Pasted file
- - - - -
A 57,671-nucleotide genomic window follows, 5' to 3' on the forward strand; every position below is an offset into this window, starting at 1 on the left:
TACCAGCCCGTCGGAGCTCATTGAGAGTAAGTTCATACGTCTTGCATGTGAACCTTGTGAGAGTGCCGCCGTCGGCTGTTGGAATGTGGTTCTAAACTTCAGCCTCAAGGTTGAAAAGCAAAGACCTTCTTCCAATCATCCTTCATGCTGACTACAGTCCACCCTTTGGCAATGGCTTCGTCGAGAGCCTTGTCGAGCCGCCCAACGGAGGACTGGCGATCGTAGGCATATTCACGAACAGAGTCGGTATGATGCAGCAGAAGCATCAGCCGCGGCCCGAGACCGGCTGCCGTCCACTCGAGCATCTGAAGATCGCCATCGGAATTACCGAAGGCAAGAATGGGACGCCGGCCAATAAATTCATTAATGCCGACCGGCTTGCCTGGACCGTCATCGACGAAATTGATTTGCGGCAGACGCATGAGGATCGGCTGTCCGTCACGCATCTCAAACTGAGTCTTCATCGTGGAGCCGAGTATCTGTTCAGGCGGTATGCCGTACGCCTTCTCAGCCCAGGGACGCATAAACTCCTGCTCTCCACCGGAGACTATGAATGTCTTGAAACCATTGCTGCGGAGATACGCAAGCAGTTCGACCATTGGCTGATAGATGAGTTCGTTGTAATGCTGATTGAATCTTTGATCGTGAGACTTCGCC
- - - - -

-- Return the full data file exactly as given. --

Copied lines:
A 57,671-nucleotide genomic window follows, 5' to 3' on the forward strand; every position below is an offset into this window, starting at 1 on the left:
TACCAGCCCGTCGGAGCTCATTGAGAGTAAGTTCATACGTCTTGCATGTGAACCTTGTGAGAGTGCCGCCGTCGGCTGTTGGAATGTGGTTCTAAACTTCAGCCTCAAGGTTGAAAAGCAAAGACCTTCTTCCAATCATCCTTCATGCTGACTACAGTCCACCCTTTGGCAATGGCTTCGTCGAGAGCCTTGTCGAGCCGCCCAACGGAGGACTGGCGATCGTAGGCATATTCACGAACAGAGTCGGTATGATGCAGCAGAAGCATCAGCCGCGGCCCGAGACCGGCTGCCGTCCACTCGAGCATCTGAAGATCGCCATCGGAATTACCGAAGGCAAGAATGGGACGCCGGCCAATAAATTCATTAATGCCGACCGGCTTGCCTGGACCGTCATCGACGAAATTGATTTGCGGCAGACGCATGAGGATCGGCTGTCCGTCACGCATCTCAAACTGAGTCTTCATCGTGGAGCCGAGTATCTGTTCAGGCGGTATGCCGTACGCCTTCTCAGCCCAGGGACGCATAAACTCCTGCTCTCCACCGGAGACTATGAATGTCTTGAAACCATTGCTGCGGAGATACGCAAGCAGTTCGACCATTGGCTGATAGATGAGTTCGTTGTAATGCTGATTGAATCTTTGATCGTGAGACTTCGCC